‘Luxembourg Can Set an Example in Europe’ When It Legalizes Cannabis in 2020
Big changes are coming to the small country of Luxembourg in the near future.
In addition to free public transport, higher minimum wages and two additional public holidays, the current Luxembourg government has announced plans to legalize cannabis for recreational use. To get a sense of cannabis culture now and in the future for the small European country, we reached out to a spokesperson for Easy Going, an online shop that sells CBD-related products in Luxembourg. Here’s what Mikael (who asked us to withhold his last name) has to say about the state of cannabis culture in the the Grand Duchy.
Your shop sells CBD-related products. How would you describe your range and your clients?
We select high quality natural products that contain premium CBD only and less than 0.2 percent THC. It comes from passionate growers who respect the plant. It is important to us to offer unique rather than generic products.
In Luxembourg, CBD products are available for anyone of age [18 or older]. Our customers are men and women between the ages of 25 and 70. There are more and more senior people interested. We are not allowed to give any medical advice and our products are not advertised as treatments or cures for illness. If customers are looking for medical CBD products we recommend that they consult a doctor.
What kinds of recommendations are you allowed to give?
Our recommendations can be related to flavor and effect. All my recommendations are connected to my customers’ needs and their feedback about former use and my personal experience. Some of our customers hope to stop smoking nicotine, some want to relax or sleep better, regulate daily anxieties or pain. Each variety has its own properties. And most recommendations are related to taste.
How are your products “unique” rather than “generic” and how do your growers “respect the plant”?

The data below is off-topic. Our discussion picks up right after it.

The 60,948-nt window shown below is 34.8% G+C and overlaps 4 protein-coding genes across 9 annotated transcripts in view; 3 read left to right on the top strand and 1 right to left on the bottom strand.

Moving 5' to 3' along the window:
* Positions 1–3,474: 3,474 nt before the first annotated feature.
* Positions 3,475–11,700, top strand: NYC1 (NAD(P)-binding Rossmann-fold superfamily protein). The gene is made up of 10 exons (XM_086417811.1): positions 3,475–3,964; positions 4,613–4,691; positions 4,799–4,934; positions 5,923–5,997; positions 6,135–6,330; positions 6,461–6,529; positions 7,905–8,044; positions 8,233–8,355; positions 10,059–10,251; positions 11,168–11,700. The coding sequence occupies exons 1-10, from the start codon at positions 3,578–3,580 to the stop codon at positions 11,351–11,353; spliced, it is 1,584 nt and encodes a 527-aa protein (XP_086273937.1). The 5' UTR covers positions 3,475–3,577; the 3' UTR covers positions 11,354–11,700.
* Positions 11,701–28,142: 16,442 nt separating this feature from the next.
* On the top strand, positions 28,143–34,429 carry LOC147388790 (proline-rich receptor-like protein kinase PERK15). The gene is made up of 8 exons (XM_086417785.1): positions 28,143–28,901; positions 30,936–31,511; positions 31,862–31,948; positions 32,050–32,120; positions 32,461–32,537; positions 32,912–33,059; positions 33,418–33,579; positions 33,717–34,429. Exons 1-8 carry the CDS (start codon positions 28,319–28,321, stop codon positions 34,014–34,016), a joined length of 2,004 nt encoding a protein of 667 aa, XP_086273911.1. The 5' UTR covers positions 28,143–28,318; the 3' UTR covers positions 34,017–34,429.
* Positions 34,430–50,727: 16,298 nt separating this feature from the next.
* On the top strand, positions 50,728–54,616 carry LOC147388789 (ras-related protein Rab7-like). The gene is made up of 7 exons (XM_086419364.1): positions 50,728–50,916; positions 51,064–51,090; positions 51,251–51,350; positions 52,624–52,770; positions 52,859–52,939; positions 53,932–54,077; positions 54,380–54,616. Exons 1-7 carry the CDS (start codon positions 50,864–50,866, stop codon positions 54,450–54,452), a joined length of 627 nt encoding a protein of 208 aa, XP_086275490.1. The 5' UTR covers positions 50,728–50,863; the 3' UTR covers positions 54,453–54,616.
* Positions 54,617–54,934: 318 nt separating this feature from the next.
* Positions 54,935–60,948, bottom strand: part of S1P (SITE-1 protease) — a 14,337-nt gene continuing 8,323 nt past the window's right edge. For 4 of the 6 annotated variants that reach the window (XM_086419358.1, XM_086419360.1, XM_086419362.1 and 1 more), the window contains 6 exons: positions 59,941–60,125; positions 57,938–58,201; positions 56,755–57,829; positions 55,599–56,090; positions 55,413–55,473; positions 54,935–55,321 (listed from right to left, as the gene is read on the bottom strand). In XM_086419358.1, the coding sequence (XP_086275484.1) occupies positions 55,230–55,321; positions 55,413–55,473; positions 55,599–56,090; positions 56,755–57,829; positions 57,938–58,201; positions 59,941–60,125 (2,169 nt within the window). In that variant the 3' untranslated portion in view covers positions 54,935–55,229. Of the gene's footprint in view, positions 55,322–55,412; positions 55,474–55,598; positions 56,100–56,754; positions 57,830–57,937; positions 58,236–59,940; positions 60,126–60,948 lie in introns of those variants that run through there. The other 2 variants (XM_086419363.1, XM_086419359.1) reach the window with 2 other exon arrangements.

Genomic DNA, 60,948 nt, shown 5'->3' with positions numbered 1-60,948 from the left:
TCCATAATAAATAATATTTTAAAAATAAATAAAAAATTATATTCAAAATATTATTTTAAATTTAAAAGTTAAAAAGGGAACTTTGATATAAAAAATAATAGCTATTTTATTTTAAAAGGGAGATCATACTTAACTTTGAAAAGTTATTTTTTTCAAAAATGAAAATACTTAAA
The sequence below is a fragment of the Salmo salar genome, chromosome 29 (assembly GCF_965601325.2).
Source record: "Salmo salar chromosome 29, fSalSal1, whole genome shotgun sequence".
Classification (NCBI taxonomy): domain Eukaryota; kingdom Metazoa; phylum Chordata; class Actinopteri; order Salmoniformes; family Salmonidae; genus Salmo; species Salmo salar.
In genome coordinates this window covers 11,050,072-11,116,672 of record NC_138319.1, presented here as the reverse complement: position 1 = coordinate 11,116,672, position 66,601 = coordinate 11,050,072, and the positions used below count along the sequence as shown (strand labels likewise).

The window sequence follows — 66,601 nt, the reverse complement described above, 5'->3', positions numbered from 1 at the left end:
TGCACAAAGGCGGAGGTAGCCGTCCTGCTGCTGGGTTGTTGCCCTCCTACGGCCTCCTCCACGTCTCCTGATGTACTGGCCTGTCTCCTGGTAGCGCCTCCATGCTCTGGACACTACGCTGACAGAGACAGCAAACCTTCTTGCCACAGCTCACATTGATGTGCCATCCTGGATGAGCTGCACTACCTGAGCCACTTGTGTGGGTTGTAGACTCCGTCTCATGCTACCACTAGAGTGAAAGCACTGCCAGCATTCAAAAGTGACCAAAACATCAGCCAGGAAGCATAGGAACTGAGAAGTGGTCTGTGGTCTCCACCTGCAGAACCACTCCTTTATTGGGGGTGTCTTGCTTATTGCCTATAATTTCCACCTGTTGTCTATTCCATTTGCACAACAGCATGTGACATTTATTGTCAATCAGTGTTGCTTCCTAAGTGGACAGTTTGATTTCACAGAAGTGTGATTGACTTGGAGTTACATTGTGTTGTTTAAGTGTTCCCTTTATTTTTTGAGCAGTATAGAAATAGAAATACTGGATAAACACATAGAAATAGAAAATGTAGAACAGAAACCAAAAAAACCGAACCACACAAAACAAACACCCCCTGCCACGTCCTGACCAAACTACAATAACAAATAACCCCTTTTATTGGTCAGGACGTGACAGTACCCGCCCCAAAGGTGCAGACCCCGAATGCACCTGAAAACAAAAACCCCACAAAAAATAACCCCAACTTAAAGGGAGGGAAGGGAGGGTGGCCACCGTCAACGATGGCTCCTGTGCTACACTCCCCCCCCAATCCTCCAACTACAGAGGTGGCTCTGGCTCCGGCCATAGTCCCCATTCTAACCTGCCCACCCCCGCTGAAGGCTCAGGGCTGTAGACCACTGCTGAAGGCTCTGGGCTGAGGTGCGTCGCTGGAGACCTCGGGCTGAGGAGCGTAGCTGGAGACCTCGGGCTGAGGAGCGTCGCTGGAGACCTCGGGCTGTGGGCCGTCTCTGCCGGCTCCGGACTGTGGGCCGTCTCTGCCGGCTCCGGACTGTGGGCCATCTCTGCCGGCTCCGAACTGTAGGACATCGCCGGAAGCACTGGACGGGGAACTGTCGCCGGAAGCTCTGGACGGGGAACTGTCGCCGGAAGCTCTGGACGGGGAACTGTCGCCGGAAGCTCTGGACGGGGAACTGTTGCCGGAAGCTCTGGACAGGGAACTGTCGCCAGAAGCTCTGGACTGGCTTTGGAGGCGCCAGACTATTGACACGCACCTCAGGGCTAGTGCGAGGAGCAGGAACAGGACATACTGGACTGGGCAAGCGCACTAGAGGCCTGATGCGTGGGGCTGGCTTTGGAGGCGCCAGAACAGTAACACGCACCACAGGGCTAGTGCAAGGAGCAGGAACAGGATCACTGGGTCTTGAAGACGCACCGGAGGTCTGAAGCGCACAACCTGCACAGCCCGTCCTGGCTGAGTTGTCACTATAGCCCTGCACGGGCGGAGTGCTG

You need to compare different types of cannabis to know the difference. The unique products look like “Amsterdam” cannabis from the popular coffee shops: Beautiful flowers with strong and very good smells. The taste is amazing. In generic products you will not find this aroma. If your CBD blossoms only smell aromatic for two to three days, then maybe the smell was not natural in the first place. Other provides sometimes add substances to add smell or weight. These bad methods are known in the market but not to all customers.
Our growers’ respect for the plant comes from avoiding all chemical products and taking the needed time to pick the flower. Our growers don’t speed up the growth and blooming process. As a customer you can notice this: If your CBD only smells aromatic for two to three days, then maybe the smell was not natural in the first place.
Could you tell us a bit about the history of your shop and how the legal situation in Luxembourg has influenced your existence and the range of your products?
During the CBD boom in Europe, we came up with the idea of opening a particularly natural CBD shop. We love natural products and we trust in CBD. We have decided to open a CBD shop that keeps focus on the quality. We chose to become an online store rather than a physical store since this allows for us to offer our customers the best quality at the best price.
How did you perceive the CBD boom in Europe, what did it look like?
Three years ago, only a handful of companies were selling CBD products. Until recently, cannabis has been predominantly associated with THC, the plant’s famously psychoactive and most abundant ingredient. For more than a year now, the focus has been shifting to the second-most abundant and, perhaps most importantly, non-intoxicating cannabinoid: cannabidiol or CBD. The public discovered CBD and were quickly convinced that it is great. Many shops opened in many European cities. Still, today, we’re talking about the boom. In my opinion, the boom is still in progress.